It’s hard out there for a pop star: As CD album sales continue to plummet — the latest year-to-year figures put them down 20.5 percent so far in 2007 — some usually reliable hitmakers are pulling the lowest numbers of their careers. Jennifer Lopez’s Spanish-language album, Como Ama Una Mujer, bowed April 3 with soft one-week sales of 48,000, down from 2005’s Rebirth, which debuted with 261K. That same week, Good Charlotte entered with sales of 66K, a stark drop from 2004, when The Chronicles of Life and Death sold almost 200K. Only three disparate artists — Norah Jones, Fall Out Boy, and Celtic Woman — have gone platinum this year.
But fringy bands on small labels have been notching surprisingly strong numbers: The Shins’ Wincing the Night Away (out on Sub Pop Records) debuted at No. 2 in January with a group-best 118K; Arcade Fire (who record for Southern imprint Merge) overcame their unusual provenance — they’re a Canadian art-rock collective — to hit No. 2 in March with their second album, Neon Bible. And postpunk Brit quartet Bloc Party’s A Weekend in the City (Vice Records) matched J. Lo’s first-week numbers in February. That these bands are succeeding in a tough climate is even more impressive. ”The pie is definitely getting smaller,” says Sub Pop marketing head Steve Manning. ”Our piece is still a sliver, but it’s bigger than ever.”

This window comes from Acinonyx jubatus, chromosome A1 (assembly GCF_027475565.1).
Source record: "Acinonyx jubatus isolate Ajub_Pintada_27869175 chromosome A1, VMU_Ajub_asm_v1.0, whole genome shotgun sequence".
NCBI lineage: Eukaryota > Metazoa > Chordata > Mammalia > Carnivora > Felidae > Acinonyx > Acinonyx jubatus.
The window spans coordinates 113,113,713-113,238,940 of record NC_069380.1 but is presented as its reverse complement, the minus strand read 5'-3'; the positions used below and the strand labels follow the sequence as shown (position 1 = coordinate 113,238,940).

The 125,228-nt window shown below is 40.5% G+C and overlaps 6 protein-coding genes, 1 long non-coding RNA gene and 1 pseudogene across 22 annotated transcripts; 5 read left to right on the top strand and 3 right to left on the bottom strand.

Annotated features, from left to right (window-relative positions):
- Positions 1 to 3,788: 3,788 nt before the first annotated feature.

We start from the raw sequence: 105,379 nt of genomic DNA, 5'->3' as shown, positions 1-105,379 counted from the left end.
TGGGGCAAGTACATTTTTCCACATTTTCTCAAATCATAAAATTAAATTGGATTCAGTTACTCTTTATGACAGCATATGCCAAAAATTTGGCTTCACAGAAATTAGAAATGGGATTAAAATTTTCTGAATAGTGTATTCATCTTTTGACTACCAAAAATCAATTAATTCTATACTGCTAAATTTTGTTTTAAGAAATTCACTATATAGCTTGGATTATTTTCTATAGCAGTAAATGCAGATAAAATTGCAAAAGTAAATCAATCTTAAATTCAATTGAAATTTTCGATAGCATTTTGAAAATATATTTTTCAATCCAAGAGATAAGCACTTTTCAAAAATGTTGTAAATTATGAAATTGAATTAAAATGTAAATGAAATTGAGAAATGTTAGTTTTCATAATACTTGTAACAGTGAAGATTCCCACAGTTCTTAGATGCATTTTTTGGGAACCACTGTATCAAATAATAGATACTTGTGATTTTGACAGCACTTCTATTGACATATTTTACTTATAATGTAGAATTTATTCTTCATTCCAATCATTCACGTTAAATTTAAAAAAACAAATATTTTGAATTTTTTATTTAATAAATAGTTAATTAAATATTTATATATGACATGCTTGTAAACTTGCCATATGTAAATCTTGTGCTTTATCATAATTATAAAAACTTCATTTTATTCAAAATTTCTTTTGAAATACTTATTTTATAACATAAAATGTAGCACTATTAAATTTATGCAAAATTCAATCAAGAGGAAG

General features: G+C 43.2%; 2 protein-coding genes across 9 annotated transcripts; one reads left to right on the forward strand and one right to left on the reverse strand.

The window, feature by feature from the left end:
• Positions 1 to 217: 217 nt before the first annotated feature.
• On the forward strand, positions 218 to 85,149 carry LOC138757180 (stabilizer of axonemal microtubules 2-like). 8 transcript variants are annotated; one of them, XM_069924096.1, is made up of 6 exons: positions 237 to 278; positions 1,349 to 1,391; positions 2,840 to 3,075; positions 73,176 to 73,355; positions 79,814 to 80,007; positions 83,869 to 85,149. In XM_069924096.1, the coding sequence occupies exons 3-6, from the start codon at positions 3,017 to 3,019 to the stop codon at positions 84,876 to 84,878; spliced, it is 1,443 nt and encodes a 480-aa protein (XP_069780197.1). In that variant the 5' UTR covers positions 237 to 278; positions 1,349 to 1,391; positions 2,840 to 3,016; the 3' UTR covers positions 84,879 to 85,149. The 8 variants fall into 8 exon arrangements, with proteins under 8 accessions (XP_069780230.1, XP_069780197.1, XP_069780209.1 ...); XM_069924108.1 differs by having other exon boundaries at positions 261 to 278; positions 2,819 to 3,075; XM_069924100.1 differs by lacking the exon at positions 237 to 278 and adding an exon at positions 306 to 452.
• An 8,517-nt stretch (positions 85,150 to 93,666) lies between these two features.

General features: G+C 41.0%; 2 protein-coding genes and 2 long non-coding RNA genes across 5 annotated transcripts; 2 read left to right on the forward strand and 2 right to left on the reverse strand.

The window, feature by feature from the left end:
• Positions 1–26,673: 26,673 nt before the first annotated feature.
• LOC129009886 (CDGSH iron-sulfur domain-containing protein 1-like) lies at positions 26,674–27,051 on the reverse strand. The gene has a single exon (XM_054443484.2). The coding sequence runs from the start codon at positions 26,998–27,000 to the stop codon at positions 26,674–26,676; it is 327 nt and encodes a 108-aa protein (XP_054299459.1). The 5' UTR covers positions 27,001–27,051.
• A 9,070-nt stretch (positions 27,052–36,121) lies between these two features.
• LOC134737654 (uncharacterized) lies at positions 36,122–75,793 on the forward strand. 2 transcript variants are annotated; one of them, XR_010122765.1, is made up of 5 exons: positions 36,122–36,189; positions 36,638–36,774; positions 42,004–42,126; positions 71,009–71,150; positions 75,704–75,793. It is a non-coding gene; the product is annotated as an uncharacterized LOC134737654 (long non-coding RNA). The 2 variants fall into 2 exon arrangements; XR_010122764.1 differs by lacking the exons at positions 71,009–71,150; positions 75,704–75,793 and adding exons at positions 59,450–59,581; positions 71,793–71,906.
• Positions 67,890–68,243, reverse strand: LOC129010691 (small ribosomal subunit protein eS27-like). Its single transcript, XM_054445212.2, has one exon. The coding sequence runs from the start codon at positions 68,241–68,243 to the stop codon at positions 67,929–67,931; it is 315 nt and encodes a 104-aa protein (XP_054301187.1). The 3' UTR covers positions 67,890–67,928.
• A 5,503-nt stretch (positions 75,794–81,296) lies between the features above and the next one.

In an effort to capitalize on indie rock’s recent unexpected success, Vice Records is launching the first in a compilation series — á la the hugely successful Top 40-heavy NOW That’s What I Call Music! CDs — featuring the Shins, Bloc Party, and other genre rockers like Cat Power and Bright Eyes. ”These artists are getting media exposure, [but] they’re not necessarily crossing over,” says Adam Shore, general manager for Vice Records, which aims to release the set in July. ”It’s for the casual fan.” Regardless of who buys the discs, nobody at the indie labels is complaining about the recent upswing. Says Manning: ”If we sell 5,000 records, that’s a success. You can’t say that with the overhead of a major label. For us, big sales are an anomaly — but a great anomaly.”